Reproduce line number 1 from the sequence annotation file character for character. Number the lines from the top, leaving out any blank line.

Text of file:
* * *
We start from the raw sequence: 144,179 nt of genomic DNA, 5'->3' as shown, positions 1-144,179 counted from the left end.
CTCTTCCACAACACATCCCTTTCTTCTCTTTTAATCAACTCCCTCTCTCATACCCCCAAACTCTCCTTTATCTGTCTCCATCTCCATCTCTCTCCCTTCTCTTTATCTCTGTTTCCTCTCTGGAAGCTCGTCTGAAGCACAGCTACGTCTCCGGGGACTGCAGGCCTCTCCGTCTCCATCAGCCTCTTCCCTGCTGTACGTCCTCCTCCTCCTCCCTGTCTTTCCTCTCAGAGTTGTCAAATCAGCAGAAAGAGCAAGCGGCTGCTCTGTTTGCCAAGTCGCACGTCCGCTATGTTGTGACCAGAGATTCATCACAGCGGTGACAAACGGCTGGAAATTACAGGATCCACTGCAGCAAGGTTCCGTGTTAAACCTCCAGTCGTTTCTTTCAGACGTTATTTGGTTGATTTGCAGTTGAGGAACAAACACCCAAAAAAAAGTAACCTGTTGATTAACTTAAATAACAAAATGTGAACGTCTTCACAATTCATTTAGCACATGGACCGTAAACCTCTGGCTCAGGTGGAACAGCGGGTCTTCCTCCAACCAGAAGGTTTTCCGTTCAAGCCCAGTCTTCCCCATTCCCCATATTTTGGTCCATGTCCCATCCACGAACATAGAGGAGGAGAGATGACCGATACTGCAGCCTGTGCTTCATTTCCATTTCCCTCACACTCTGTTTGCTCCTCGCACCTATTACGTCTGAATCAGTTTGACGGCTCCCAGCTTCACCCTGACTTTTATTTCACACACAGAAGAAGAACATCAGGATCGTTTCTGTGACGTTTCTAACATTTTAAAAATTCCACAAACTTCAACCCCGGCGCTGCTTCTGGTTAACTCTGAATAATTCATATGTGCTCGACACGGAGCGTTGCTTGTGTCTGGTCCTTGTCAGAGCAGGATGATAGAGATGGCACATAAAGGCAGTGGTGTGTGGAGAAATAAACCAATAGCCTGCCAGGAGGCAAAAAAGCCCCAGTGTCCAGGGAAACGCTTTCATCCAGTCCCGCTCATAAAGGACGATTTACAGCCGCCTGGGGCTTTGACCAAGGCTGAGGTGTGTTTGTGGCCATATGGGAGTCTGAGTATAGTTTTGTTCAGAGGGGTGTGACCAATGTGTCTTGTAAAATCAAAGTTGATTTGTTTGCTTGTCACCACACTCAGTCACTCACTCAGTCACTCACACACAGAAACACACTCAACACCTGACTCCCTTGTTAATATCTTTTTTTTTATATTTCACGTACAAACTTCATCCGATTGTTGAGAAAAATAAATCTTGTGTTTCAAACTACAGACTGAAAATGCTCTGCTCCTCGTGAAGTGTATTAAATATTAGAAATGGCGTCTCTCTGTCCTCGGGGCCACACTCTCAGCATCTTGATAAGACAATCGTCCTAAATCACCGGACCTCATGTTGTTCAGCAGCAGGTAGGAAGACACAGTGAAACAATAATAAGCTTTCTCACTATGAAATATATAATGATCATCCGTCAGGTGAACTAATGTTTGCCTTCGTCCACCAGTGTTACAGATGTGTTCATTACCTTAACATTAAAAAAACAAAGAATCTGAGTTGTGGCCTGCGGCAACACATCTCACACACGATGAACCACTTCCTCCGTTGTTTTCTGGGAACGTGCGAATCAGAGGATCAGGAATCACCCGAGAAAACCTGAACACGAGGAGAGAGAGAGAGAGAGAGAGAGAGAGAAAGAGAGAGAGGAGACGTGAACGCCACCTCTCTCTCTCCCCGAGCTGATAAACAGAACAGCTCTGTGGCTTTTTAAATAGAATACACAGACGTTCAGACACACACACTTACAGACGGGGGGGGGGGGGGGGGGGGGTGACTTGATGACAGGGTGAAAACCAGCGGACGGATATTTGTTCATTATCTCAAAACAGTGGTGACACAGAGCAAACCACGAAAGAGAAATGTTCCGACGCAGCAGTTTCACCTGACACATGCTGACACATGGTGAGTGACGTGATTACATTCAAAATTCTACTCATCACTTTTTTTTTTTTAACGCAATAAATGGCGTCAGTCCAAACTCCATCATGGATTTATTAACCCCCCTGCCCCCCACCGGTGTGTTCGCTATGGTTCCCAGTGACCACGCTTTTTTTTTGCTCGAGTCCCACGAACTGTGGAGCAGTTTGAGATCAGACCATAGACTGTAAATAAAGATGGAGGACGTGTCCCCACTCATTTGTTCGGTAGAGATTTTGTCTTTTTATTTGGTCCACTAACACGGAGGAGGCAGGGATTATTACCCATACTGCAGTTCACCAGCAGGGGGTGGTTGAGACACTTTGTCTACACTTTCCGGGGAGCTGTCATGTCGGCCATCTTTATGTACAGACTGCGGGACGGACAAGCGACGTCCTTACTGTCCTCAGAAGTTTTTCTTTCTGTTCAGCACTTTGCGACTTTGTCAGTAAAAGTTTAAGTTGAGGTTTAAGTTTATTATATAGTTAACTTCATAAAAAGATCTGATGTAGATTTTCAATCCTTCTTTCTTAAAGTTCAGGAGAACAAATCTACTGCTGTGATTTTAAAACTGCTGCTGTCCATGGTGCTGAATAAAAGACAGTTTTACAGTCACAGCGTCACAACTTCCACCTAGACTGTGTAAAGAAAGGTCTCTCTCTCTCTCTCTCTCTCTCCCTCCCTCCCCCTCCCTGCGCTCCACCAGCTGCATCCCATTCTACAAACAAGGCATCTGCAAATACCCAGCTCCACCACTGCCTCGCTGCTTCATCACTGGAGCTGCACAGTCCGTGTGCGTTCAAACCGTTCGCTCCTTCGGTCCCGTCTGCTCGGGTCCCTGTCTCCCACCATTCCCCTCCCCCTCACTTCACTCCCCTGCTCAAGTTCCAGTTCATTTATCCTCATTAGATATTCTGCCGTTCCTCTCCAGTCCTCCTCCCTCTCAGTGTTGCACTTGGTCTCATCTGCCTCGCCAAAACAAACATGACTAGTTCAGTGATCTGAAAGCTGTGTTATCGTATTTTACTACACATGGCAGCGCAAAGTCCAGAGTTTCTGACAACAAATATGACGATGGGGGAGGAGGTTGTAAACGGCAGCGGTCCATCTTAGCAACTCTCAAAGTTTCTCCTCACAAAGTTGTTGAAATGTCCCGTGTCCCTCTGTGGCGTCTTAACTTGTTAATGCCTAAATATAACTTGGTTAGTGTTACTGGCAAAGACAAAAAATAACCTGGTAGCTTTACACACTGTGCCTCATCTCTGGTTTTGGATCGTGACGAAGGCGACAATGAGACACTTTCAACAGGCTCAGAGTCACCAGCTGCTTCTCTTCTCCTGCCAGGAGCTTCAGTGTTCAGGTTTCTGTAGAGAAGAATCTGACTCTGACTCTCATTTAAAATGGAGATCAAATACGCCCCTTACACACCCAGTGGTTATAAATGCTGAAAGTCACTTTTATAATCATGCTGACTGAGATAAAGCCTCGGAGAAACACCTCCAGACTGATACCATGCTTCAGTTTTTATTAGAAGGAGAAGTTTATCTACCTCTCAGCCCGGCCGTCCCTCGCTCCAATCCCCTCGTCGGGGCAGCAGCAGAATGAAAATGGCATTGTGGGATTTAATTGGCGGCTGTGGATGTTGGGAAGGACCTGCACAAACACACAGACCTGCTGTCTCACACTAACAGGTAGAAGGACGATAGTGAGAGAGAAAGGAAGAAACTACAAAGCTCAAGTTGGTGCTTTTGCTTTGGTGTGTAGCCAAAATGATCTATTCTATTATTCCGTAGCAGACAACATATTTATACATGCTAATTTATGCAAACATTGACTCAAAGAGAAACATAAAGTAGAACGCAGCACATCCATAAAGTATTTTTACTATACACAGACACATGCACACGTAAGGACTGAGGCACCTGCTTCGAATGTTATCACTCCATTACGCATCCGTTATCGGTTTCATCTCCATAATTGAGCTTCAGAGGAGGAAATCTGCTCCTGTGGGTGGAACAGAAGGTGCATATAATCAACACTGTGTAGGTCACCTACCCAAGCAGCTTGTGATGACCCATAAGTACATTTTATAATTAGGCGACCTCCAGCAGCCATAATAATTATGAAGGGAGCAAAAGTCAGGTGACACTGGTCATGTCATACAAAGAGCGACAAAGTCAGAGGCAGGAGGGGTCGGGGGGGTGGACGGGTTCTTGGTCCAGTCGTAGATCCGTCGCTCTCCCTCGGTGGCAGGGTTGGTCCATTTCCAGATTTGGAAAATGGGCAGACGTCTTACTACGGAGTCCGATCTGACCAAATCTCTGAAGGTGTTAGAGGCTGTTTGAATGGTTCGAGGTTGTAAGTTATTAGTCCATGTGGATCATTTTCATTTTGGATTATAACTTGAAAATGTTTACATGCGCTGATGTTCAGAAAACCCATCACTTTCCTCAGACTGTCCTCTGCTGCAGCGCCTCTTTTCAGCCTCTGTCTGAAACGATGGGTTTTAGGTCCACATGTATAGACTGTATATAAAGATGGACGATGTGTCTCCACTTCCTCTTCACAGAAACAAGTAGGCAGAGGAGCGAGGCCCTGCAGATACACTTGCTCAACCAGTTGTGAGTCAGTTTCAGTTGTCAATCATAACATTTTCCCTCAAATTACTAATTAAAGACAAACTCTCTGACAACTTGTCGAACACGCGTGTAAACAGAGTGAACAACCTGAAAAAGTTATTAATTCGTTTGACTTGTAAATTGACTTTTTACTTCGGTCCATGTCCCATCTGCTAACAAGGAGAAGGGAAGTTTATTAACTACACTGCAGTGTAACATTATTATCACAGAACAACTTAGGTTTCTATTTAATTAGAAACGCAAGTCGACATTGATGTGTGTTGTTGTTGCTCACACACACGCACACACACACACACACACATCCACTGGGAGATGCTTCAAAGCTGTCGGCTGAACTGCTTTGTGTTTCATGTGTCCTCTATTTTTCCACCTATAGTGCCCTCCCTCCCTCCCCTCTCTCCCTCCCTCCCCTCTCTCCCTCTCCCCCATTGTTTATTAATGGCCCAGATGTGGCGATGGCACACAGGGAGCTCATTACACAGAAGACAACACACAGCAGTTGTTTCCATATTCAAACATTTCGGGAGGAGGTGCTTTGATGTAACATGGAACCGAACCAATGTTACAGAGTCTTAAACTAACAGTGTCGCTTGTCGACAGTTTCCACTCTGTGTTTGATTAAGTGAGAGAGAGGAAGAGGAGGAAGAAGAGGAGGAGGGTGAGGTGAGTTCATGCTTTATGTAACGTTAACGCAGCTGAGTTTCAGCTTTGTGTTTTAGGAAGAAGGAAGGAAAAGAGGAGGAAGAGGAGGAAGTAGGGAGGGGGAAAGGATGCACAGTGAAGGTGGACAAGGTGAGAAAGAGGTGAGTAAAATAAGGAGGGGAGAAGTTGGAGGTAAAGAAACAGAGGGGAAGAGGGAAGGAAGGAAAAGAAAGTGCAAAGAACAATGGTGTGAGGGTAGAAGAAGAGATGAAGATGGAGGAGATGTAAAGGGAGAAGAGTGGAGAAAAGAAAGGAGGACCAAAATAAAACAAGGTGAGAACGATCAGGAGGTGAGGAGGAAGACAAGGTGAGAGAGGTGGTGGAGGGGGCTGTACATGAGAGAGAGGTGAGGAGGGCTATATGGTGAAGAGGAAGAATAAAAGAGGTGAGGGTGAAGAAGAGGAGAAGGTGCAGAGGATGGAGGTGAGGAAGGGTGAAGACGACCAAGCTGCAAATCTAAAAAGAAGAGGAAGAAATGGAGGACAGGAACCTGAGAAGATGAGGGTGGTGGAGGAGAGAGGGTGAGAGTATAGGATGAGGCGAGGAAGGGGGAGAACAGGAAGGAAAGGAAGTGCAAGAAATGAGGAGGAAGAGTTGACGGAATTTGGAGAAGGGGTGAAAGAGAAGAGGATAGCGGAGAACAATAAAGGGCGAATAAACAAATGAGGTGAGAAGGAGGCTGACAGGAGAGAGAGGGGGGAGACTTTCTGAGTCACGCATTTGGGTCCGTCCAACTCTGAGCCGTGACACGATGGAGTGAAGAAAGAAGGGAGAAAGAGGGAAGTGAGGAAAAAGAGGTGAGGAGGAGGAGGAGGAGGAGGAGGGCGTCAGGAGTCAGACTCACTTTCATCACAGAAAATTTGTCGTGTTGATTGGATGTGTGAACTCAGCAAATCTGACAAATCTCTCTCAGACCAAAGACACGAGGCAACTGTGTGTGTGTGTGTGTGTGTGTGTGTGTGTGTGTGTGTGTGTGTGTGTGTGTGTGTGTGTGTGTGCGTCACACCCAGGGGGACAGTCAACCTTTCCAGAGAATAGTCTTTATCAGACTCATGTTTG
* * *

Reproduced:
We start from the raw sequence: 144,179 nt of genomic DNA, 5'->3' as shown, positions 1-144,179 counted from the left end.